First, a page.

Oshkosh Defense nets $61.8M JLTV modification contract
Oshkosh Defense was awarded a $61.8 million modification from the U.S. Army Contracting Command, Detroit Arsenal to increase available trailer options under the current JLTV Family of Vehicles contract from 32 to 3,541.
The JLTV-T was designed as an integral part of the JLTV Family of Vehicles, providing the same off-road performance and durability.
“When it comes to hauling mission critical equipment, a reliable trailer is just as essential as the vehicle it supports,” said George Mansfield, vice president and general manager of joint programs for Oshkosh Defense. “Whether it’s hauling ammunition, weapons or other supplies, the JLTV-T is the only trailer that can keep pace with the JLTV’s superior speed and off-road mobility.”
JLTV-T deliveries are expected to begin this year and continue through 2021.
Keel laid, name revealed for new Great Lakes bulk carrier
Fincantieri Bay Shipbuilding and The Interlake Steamship Company hosted a ceremonial keel laying, celebrating the historic start of assembly on the first U.S.-flagged Great Lakes bulk carrier built in more than 35 years.
The keel is the foundation of the ship, and after more than nine months of engineering and prefabrication work of its modular sections by the Fincantieri Bay Shipbuilding team, the keel was laid within the shipyard’s large graving dock in Sturgeon Bay.
During the ceremony, Interlake’s Chairman James R. Barker revealed the new vessel would bear the name of his son and second-generation leader of the company, Mark W. Barker.
The new River-Class, self-unloading bulk carrier is believed to be the first ship for U.S. Great Lakes service built on the Great Lakes since 1983. Measuring 639 feet in length, the ship will transport raw materials such as salt, iron ore and stone to support manufacturing throughout the Great Lakes region.
Badger Tag & Label adds sustainability measures
Badger Tag & Label has adopted several sustainability measures that have led to decreased energy consumption, waste recycling and/or reduction and cost savings.
The Random Lake company designated a recycling dumpster for corrugate, paper trim and waste that is emptied and recycled six times annually and totals 252 yards of recycled material.
In the printing area, it launders all printer rags for reuse. Badger’s staff is on track to divert from landfills 3,000 pounds of single-use towels this year alone and almost 34,000 pounds since the launder/reuse began. The company’s flexo and digital printers use water-based inks to reduce the use of harsh solvents. Profiling done last year on a digital press resulted in a 50 percent ink usage reduction.
Badger has also gone 100 percent LED. During construction of its new plant, LED lights were installed throughout and combined with occupancy sensors in the lunchroom, bathrooms and offices. A new heating system complete with programmable thermostats and sensors throughout the production area was also added.
New North companies honored with safety awards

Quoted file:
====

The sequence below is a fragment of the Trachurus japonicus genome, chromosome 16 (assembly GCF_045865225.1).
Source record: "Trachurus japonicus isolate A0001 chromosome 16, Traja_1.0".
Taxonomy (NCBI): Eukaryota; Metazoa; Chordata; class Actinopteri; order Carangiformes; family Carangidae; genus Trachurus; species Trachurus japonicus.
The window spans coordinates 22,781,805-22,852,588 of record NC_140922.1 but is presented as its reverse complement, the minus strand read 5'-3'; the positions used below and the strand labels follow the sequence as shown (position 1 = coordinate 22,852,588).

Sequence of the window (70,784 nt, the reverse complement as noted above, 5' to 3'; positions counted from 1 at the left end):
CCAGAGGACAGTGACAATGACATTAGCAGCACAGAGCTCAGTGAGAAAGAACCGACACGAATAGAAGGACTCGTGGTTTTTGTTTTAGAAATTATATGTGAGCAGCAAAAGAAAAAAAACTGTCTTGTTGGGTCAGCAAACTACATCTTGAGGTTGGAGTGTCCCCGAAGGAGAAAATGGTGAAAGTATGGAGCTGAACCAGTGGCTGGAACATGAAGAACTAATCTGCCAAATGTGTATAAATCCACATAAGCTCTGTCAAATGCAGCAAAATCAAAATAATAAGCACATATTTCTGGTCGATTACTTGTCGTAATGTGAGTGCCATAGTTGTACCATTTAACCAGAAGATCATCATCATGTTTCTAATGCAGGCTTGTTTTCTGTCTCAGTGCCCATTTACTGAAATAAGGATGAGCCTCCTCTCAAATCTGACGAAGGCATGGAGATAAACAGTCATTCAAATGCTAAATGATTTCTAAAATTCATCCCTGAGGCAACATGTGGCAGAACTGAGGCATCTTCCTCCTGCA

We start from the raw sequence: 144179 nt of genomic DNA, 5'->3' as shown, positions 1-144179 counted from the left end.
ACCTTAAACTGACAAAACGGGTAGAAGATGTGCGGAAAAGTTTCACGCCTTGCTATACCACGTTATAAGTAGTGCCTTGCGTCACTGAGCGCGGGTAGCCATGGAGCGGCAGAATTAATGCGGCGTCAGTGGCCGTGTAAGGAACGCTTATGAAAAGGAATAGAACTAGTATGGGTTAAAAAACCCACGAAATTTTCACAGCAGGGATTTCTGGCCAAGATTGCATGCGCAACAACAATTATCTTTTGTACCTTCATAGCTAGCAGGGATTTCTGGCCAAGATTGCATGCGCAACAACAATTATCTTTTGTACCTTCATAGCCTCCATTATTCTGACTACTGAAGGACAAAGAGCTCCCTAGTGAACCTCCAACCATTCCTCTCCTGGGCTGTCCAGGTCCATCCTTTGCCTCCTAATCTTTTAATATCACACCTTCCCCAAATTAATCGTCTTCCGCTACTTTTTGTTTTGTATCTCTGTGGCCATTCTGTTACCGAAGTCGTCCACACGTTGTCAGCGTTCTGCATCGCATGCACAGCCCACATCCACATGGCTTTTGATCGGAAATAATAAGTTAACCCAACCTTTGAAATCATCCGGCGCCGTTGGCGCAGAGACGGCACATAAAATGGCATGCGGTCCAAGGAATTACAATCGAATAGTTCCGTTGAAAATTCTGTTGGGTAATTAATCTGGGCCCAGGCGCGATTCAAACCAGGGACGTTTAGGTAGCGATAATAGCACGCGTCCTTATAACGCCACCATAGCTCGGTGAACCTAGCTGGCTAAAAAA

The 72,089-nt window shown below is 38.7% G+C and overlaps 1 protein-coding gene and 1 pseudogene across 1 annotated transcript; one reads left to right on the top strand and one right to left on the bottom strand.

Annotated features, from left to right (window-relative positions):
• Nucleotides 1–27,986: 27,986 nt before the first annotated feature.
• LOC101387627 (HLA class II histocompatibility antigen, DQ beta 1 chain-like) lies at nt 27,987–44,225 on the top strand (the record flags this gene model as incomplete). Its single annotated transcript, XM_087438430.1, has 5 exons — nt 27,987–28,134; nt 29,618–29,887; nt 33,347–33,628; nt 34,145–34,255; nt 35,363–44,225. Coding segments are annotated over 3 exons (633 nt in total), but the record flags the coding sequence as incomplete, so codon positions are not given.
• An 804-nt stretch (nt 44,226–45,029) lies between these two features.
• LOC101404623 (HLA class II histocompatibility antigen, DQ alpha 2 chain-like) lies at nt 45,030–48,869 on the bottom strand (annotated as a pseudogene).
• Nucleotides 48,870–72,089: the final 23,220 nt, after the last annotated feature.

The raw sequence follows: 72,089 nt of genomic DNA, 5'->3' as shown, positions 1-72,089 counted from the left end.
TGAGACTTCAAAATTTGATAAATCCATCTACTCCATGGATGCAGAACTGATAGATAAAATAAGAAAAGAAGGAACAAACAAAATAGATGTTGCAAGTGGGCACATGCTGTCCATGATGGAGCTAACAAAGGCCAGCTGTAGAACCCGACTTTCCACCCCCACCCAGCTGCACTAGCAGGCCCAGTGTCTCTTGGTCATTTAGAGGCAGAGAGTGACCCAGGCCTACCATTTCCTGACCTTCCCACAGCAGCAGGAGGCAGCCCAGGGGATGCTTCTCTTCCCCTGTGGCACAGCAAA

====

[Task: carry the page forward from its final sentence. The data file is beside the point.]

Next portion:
Six Northeast Wisconsin companies were among 13 companies in the state to receive Corporate Safety Awards from the Wisconsin Safety Council. Companies received the honor in recognition of their superior safety records and commitment to creating a world-class safety culture.
Those in the New North receiving awards were Oshkosh Corp., Oshkosh; Agropur, Little Chute; NextEra Energy, Two Rivers; Tweet/Garot Mechanical, De Pere; RGL Specialty Inc., Green Bay; and Bassett Mechanical, Kaukauna. In addition, Kim Bassett, president and CEO of Bassett Mechanical, was inducted into the Wisconsin Safety Hall of Fame.
The Wisconsin Corporate Safety Awards are presented in partnership with the Department of Workforce Development and M3 Insurance. This year’s winners will be recognized at the 78th Wisconsin Safety Council Annual Conference at the Kalahari Resort and Convention Center in Wisconsin Dells.
Waupaca Foundry receives Department of Energy award
Waupaca Foundry received the 2020 Better Project award from the U.S. Department of Energy’s Better Plants program for innovations at its Tell City, Ind., plant. The federal program recognizes manufacturers for creating and implementing industrial energy and water efficiency projects, as well as renewable energy and energy resiliency projects.
The plant designed and installed a system to remove humidity from the air around the facility’s cupola, the furnace used to melt metal. Plant engineers installed a desiccant cupola blast air drying system that removes water vapor from ambient air prior to preheating in the foundry’s melt tower. Removing humidity from the air stabilizes operations throughout the year and reduces energy consumption.
The project reduces foundry coke use, which is the fuel used in the melt furnace, and improves melting efficiency, in turn offsetting rising material costs. Furnaces melt the iron and maintain temperatures ranging from 2,600 to 2,800 degrees Fahrenheit. Computerized systems constantly monitor temperature.
“Our commitment to environmental responsibility moves beyond regulatory compliance to ensure our long-term sustainability. Initiatives like these create value that benefits our customers, shareholders, employees, suppliers and the public,” Waupaca Foundry President, COO and CEO Mike Nikolai said.